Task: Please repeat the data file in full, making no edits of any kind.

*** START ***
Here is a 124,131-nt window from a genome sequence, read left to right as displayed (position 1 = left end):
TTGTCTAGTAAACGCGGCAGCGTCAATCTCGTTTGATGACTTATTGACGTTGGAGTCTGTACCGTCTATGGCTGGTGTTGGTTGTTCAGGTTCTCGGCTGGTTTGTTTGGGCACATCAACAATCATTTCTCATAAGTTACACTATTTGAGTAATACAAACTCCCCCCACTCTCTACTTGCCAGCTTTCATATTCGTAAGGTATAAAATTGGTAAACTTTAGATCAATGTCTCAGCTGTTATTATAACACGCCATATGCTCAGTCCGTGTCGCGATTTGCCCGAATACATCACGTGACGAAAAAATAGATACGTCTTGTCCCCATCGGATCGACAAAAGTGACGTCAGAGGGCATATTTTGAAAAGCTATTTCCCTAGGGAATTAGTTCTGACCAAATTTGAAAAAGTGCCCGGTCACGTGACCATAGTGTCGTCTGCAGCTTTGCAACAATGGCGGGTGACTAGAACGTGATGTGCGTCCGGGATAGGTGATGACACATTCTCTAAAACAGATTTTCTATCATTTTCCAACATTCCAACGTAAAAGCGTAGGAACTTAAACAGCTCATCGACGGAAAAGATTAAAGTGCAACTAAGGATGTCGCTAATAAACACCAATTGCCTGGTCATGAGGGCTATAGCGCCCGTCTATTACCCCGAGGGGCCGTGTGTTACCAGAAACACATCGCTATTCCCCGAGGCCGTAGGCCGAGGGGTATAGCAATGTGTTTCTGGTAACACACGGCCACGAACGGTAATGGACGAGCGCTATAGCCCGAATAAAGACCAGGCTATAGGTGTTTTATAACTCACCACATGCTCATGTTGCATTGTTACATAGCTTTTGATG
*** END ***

Here is a 124,131-nt window from a genome sequence, read left to right as displayed (position 1 = left end):
TTGTCTAGTAAACGCGGCAGCGTCAATCTCGTTTGATGACTTATTGACGTTGGAGTCTGTACCGTCTATGGCTGGTGTTGGTTGTTCAGGTTCTCGGCTGGTTTGTTTGGGCACATCAACAATCATTTCTCATAAGTTACACTATTTGAGTAATACAAACTCCCCCCACTCTCTACTTGCCAGCTTTCATATTCGTAAGGTATAAAATTGGTAAACTTTAGATCAATGTCTCAGCTGTTATTATAACACGCCATATGCTCAGTCCGTGTCGCGATTTGCCCGAATACATCACGTGACGAAAAAATAGATACGTCTTGTCCCCATCGGATCGACAAAAGTGACGTCAGAGGGCATATTTTGAAAAGCTATTTCCCTAGGGAATTAGTTCTGACCAAATTTGAAAAAGTGCCCGGTCACGTGACCATAGTGTCGTCTGCAGCTTTGCAACAATGGCGGGTGACTAGAACGTGATGTGCGTCCGGGATAGGTGATGACACATTCTCTAAAACAGATTTTCTATCATTTTCCAACATTCCAACGTAAAAGCGTAGGAACTTAAACAGCTCATCGACGGAAAAGATTAAAGTGCAACTAAGGATGTCGCTAATAAACACCAATTGCCTGGTCATGAGGGCTATAGCGCCCGTCTATTACCCCGAGGGGCCGTGTGTTACCAGAAACACATCGCTATTCCCCGAGGCCGTAGGCCGAGGGGTATAGCAATGTGTTTCTGGTAACACACGGCCACGAACGGTAATGGACGAGCGCTATAGCCCGAATAAAGACCAGGCTATAGGTGTTTTATAACTCACCACATGCTCATGTTGCATTGTTACATAGCTTTTGATG